It’s Better in the Dark: An Urban Adventure
(Note: This article was written in 2019, pre-COVID-19).
O.NOIR is something I had wanted to do for a long time, but I just kept putting it off. I would walk past at Church and Isabella in Toronto and think, “I want to do that”, but by the next block, it was already a distant memory. If you are not familiar, O.NOIR is a “dine in the dark” experience and is probably the most unique meal you will ever have. Sometimes it takes someone being a tourist in your city to remind you that you too need to be a tourist in your city. A few weeks ago, a kindred spirit from England stopped by for a night. (Sidenote, one night is not nearly enough to ‘see’ Toronto. You get even less than a snapshot of what this city has to offer). Mary was telling me about the Canadian/U.S. tour she was on with Intrepid, and that their time spent in Montréal, the next destination after Toronto, would include a dinner at O.NOIR. I instantly felt ashamed that someone who was literally breezing through Canada was going to have an experience that I hadn’t had, an experience that has literally been sitting in my backyard for the past ten years. This was going to change.
There are two O.NOIR restaurants in Canada, one in Montréal (est. 2006), and one in Toronto (est. 2009). As my experience comes from Toronto, it is that location I can speak to. My partner Sean made the reservation on a Friday night for 8:15pm. They have two sittings, one at 5:30pm and one at 8:15pm. It was a Friday, so woot, woot, we were letting our hair down! The location itself is quite unique. After heading down a long staircase from street level into the building, you enter a spacious and artsy lounge where a big braille alphabet greets you on the wall. The sighted bartender provides you with a menu so that you can make your selections in advance, or you can order the surprise option for an appetizer, main and dessert. You must order at least two courses. If you come early enough, you can have a pre-dinner drink. When it is time, a sighted staff member takes you to meet your visually impaired server, who then brings you into a completely dark room.
“Sometimes it takes someone being a tourist in your city to remind you that you too need to be a tourist in your city.”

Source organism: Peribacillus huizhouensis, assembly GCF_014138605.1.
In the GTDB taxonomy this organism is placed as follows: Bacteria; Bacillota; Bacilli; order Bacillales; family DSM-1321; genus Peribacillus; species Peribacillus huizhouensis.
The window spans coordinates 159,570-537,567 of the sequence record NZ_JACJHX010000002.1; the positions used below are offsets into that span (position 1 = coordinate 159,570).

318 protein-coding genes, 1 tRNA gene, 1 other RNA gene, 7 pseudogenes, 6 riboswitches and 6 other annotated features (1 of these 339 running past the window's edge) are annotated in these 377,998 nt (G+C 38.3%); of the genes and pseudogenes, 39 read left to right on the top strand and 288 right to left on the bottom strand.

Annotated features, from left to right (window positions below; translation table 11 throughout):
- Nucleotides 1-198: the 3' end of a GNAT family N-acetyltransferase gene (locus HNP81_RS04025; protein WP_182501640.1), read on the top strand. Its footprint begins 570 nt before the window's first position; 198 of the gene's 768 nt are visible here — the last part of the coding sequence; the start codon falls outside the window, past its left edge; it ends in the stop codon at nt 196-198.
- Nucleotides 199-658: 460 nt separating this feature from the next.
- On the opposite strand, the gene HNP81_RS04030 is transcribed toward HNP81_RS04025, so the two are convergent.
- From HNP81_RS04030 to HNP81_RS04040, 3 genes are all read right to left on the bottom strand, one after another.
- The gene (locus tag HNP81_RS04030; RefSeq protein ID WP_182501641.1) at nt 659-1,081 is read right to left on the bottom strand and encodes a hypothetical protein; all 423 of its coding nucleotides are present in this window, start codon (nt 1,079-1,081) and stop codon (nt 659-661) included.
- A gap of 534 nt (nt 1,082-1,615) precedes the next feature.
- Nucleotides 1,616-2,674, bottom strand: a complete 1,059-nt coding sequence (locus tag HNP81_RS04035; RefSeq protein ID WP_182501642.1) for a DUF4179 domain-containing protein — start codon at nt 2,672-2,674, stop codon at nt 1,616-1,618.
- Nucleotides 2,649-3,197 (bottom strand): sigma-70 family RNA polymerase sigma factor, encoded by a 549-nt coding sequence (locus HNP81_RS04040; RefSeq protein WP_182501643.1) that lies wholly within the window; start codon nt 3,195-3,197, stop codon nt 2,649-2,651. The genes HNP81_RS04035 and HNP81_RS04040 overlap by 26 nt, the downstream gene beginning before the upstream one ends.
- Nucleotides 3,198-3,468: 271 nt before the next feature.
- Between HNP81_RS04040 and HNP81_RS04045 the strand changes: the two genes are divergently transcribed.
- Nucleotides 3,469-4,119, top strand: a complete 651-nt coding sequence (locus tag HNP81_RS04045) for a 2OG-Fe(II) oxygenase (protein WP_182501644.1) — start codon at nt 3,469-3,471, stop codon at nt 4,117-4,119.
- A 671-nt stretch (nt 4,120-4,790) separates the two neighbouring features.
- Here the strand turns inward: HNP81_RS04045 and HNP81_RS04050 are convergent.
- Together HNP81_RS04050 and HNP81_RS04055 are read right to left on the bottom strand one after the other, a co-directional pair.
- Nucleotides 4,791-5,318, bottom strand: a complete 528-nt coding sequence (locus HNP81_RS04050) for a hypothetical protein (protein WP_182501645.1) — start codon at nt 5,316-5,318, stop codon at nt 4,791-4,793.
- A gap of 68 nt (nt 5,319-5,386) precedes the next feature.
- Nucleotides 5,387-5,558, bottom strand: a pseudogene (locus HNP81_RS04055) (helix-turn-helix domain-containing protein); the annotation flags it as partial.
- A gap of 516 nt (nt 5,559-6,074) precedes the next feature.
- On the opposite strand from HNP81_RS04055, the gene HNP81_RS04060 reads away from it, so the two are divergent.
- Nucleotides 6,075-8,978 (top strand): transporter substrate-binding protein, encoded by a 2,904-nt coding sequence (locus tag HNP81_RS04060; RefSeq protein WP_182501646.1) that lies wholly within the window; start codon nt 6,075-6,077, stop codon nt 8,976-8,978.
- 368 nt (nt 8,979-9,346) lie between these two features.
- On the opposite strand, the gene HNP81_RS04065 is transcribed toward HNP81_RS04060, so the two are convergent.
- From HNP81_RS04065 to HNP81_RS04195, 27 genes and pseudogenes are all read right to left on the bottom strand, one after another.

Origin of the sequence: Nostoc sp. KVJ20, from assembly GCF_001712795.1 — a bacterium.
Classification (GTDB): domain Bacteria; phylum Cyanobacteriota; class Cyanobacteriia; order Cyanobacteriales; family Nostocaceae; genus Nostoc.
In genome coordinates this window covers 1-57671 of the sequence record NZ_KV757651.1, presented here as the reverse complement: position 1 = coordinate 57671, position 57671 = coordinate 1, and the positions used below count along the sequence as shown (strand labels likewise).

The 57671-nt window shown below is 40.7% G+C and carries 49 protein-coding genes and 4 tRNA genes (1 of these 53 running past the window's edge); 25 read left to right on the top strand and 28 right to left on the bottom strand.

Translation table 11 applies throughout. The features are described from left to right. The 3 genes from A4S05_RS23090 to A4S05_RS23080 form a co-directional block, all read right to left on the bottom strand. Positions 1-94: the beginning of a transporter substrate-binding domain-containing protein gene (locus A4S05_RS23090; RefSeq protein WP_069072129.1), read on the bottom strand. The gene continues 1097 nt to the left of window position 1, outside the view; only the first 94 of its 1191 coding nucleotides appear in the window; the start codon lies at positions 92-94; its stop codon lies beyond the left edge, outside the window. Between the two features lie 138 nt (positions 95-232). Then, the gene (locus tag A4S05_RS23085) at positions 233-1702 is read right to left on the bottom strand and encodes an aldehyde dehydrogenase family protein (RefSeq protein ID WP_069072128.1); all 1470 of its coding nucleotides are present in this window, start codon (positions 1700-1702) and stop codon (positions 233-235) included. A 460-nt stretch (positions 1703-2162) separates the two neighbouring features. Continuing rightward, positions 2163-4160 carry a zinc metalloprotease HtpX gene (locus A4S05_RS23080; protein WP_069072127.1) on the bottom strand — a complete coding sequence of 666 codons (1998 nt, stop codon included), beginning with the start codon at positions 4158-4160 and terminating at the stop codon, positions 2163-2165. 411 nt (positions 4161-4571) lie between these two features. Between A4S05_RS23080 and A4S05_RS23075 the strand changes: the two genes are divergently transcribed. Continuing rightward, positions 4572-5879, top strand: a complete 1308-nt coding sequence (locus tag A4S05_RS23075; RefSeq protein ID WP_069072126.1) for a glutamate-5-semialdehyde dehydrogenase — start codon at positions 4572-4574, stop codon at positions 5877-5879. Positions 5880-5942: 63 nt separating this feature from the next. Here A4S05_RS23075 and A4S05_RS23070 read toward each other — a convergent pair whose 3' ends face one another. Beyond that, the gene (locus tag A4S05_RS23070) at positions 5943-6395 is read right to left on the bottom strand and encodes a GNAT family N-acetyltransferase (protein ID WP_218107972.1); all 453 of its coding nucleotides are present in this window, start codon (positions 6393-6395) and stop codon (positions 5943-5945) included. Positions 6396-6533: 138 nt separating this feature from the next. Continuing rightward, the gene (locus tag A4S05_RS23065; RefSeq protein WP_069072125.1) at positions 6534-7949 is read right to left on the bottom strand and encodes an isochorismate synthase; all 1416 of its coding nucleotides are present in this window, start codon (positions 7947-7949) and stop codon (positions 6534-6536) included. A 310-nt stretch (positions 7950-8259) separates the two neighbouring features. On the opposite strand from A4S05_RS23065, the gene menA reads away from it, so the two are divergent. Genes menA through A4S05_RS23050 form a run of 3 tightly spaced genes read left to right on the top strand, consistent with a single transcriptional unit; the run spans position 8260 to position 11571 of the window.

Our server was Robert, of whom we were instantly a fan. Robert asked Sean to put his left hand on Robert’s left shoulder and my right hand on Sean’s right shoulder, creating a chain as we filed into the dining room. As I am known for my brutal honesty, I will not hesitate to share with you that I had a moment of sheer terror; I was not entirely sure I could do this. It is very, very, very, very, very, very dark and if you have any inklings of claustrophobia, panic or anxiety, it may surface here. It is a bit of a shock to go from all-seeing to instant darkness in a room that is reverberating with talking and laughing, and in which you are now powerless. If ever there was an exercise in fight or flight, this was it. I took 30 seconds to get my head together and proceeded forward – I am a Sagittarian, afterall. Robert lead us to our table with Sean and I admittedly bumping into a few other diners, but everyone was in the same boat, so no harm, no foul. Finding the chair and getting seated was a slight challenge, but soon we were sitting comfortably and adapting to our surroundings. My first observation was the volume. The sound is quite overwhelming when you are in total darkness and have no idea where people are, how close they may be, and what exactly is so funny. It sounded quite crowded, but we learned later that there were much fewer people than it seemed.